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Collection, Preservation and Display of Old Lawn Mowers

Timing Suffolk engine


I've a short question and I hope that somebody got the answer.

How can I check that the magneto is timed to spark at 22 - 24 degrees before top dead centre? Are there any timing marks available?


I want to remove the magneto with base plate in order to be able to paint the block. 

hillsider Thu, 23/02/2012


I expect that you have noticed that the flywheel and the cam lobe for the contact breakers are both keyed to the crankshaft so nothing to worry about there. If the engine was running ok before dismantling it I would mark the points plate with a small sharp chisel to create an alignment mark adjacent to the upper of the two securing bolts and covering both the plate and the threaded boss of the engine side pate. this should allow you to realign to the original position.

Alternatively you would need to prove the opening point of the points using a test light or a multi meter, the degrees before TDC could be checked using a timing disc or a protractor marked of in degrees.


Toetsje Fri, 24/02/2012

Hi, thanks for your reply.

The engine was running fine, however I think that the timing could be improved. Therefore I would like to verify the timing settings. I have little experience with these old engines but with some help it should be possible to do this.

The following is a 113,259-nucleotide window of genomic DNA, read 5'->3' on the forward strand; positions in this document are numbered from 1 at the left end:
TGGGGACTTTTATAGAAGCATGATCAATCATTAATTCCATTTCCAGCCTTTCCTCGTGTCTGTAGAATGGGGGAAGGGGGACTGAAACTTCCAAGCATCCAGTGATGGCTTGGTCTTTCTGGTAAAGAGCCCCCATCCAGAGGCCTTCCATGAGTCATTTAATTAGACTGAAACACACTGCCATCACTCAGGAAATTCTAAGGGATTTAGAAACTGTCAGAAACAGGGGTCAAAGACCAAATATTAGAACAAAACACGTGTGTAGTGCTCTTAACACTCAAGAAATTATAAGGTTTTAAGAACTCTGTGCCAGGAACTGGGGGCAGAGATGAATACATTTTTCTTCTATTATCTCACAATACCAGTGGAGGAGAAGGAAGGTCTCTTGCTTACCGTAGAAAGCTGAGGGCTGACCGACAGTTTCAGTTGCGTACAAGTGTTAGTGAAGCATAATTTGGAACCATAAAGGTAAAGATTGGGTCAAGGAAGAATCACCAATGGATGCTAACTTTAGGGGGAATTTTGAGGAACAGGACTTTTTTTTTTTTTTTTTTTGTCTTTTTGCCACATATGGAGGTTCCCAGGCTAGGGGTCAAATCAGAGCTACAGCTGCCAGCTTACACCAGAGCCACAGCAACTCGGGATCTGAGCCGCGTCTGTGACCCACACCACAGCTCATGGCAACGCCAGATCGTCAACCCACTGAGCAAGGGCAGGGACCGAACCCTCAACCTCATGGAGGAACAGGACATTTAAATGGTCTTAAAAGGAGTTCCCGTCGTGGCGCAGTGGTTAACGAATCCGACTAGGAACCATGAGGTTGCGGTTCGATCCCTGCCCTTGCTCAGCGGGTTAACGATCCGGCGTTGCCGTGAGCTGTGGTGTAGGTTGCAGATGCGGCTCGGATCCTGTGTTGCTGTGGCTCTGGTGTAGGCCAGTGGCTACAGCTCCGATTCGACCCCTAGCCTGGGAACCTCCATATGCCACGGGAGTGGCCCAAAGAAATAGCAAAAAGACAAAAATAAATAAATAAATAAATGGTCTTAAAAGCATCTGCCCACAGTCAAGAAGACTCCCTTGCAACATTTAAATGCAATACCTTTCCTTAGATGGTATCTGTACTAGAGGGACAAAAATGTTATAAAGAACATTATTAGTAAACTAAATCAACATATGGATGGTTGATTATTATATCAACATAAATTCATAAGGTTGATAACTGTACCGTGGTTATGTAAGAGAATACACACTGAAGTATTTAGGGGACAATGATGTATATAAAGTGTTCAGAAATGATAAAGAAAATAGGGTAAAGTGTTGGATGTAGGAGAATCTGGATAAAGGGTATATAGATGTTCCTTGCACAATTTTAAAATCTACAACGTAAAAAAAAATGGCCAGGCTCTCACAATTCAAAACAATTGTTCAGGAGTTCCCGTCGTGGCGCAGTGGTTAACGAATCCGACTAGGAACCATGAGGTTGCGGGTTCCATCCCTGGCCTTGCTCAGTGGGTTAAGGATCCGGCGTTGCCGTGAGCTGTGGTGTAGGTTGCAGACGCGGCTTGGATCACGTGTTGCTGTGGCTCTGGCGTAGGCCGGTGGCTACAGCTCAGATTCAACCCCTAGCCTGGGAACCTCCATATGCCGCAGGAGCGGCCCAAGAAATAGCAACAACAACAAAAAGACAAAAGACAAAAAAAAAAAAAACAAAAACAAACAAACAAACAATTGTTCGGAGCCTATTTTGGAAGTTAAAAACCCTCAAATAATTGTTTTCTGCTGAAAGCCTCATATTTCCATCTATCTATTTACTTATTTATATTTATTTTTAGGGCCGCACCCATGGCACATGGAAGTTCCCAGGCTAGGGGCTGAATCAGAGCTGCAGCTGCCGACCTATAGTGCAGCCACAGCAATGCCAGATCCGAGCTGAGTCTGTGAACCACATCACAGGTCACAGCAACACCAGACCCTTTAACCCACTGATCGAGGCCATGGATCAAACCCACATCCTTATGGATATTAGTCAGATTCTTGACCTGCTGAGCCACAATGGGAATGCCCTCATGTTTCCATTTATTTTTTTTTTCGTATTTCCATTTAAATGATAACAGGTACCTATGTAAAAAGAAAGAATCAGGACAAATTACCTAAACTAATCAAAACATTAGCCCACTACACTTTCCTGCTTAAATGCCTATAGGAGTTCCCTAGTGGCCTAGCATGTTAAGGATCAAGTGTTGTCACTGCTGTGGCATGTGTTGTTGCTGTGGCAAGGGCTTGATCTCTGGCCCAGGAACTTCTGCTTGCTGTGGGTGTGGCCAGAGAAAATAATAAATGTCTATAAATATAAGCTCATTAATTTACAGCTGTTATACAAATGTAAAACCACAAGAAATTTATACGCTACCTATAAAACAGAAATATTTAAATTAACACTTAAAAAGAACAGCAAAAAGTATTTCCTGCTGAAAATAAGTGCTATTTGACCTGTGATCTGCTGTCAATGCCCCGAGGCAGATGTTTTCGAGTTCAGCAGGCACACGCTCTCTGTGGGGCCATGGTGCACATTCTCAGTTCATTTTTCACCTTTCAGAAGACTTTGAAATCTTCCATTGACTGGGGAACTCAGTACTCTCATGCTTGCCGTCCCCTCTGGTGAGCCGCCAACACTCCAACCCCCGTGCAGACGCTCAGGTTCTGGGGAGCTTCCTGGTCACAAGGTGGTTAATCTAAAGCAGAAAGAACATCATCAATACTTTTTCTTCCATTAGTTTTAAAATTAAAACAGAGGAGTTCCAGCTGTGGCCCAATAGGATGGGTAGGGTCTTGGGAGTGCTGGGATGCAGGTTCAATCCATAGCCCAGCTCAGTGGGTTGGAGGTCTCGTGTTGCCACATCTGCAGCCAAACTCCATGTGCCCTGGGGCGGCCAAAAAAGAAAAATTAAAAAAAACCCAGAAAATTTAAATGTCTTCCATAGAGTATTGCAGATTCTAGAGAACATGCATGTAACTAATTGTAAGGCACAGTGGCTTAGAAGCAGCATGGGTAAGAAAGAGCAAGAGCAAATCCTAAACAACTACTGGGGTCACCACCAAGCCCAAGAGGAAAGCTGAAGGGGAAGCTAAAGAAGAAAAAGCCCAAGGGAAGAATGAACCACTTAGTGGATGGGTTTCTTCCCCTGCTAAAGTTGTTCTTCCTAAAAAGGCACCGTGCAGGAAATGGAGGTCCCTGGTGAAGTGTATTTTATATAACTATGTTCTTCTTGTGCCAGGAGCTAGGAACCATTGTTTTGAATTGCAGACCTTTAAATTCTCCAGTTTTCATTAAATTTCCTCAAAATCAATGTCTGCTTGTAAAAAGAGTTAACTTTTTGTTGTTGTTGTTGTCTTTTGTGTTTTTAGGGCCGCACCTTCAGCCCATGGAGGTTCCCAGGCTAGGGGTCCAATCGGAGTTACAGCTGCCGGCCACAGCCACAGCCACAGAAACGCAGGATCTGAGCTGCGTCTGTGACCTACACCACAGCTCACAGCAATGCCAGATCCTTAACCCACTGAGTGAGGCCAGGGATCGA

If I understand you correctly I need to follow these steps in order to verify and change the settings.

  • Set piston at TDC using a piece of metal in the sparkplug hole.
  • Mark flywheel and backplate
  • Remove flywheel and points plate
  • Mark 20 degrees before TDC using a timing disc on the backplate
  • Connect a multimeter
  • Mount points plate and flywheel and verify settings
  • If needed, remove flywheel in order to change the settings.

This method doesn't seem very accurate to me. I.e. I can move the flywheel a few degrees without a noticeable movement of the piston at TDC.


hillsider Fri, 24/02/2012


Yes I think you are on the right track in your interpretation of my suggestion, you could also watch for  the contacts to commence opening through the viewing slot in the face of the flywheel using a very thin feeler gauge to detect  the point where the contacts start to open to avoid removing the flywheel every time.

Re accuracy I find that getting points gap and the carb mixture setting correct has far more influence on the performance of the engine than altering the timing from it's factory settings. These engines are fortunately not as demanding as modern engines re settings, they are not exactly formula one technology.